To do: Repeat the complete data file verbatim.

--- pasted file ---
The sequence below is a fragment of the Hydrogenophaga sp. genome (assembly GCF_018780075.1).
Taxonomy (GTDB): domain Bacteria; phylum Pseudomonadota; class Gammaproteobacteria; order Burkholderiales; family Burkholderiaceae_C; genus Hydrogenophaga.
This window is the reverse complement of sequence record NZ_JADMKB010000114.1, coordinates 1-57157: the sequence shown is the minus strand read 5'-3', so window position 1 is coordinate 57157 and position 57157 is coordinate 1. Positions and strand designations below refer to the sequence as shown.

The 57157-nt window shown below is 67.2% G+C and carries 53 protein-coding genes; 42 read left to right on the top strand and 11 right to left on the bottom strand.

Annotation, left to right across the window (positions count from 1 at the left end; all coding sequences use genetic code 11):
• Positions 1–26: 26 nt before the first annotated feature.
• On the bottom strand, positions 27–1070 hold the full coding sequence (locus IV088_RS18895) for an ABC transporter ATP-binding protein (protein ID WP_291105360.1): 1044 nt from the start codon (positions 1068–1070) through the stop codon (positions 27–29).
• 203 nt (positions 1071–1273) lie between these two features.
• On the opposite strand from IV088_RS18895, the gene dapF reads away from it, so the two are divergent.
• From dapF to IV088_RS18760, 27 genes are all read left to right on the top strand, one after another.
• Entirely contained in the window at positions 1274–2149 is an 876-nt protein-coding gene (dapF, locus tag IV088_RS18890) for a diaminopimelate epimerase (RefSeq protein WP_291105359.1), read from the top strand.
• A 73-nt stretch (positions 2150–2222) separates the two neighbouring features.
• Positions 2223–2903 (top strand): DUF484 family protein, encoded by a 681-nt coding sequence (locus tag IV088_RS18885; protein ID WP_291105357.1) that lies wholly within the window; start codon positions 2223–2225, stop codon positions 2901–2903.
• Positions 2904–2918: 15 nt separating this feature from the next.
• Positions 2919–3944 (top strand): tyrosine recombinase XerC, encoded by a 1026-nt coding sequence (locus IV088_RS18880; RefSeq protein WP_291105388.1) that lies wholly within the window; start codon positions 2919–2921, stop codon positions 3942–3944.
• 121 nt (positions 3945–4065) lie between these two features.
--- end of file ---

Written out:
The sequence below is a fragment of the Hydrogenophaga sp. genome (assembly GCF_018780075.1).
Taxonomy (GTDB): domain Bacteria; phylum Pseudomonadota; class Gammaproteobacteria; order Burkholderiales; family Burkholderiaceae_C; genus Hydrogenophaga.
This window is the reverse complement of sequence record NZ_JADMKB010000114.1, coordinates 1-57157: the sequence shown is the minus strand read 5'-3', so window position 1 is coordinate 57157 and position 57157 is coordinate 1. Positions and strand designations below refer to the sequence as shown.

The 57157-nt window shown below is 67.2% G+C and carries 53 protein-coding genes; 42 read left to right on the top strand and 11 right to left on the bottom strand.

Annotation, left to right across the window (positions count from 1 at the left end; all coding sequences use genetic code 11):
• Positions 1–26: 26 nt before the first annotated feature.
• On the bottom strand, positions 27–1070 hold the full coding sequence (locus IV088_RS18895) for an ABC transporter ATP-binding protein (protein ID WP_291105360.1): 1044 nt from the start codon (positions 1068–1070) through the stop codon (positions 27–29).
• 203 nt (positions 1071–1273) lie between these two features.
• On the opposite strand from IV088_RS18895, the gene dapF reads away from it, so the two are divergent.
• From dapF to IV088_RS18760, 27 genes are all read left to right on the top strand, one after another.
• Entirely contained in the window at positions 1274–2149 is an 876-nt protein-coding gene (dapF, locus tag IV088_RS18890) for a diaminopimelate epimerase (RefSeq protein WP_291105359.1), read from the top strand.
• A 73-nt stretch (positions 2150–2222) separates the two neighbouring features.
• Positions 2223–2903 (top strand): DUF484 family protein, encoded by a 681-nt coding sequence (locus tag IV088_RS18885; protein ID WP_291105357.1) that lies wholly within the window; start codon positions 2223–2225, stop codon positions 2901–2903.
• Positions 2904–2918: 15 nt separating this feature from the next.
• Positions 2919–3944 (top strand): tyrosine recombinase XerC, encoded by a 1026-nt coding sequence (locus IV088_RS18880; RefSeq protein WP_291105388.1) that lies wholly within the window; start codon positions 2919–2921, stop codon positions 3942–3944.
• 121 nt (positions 3945–4065) lie between these two features.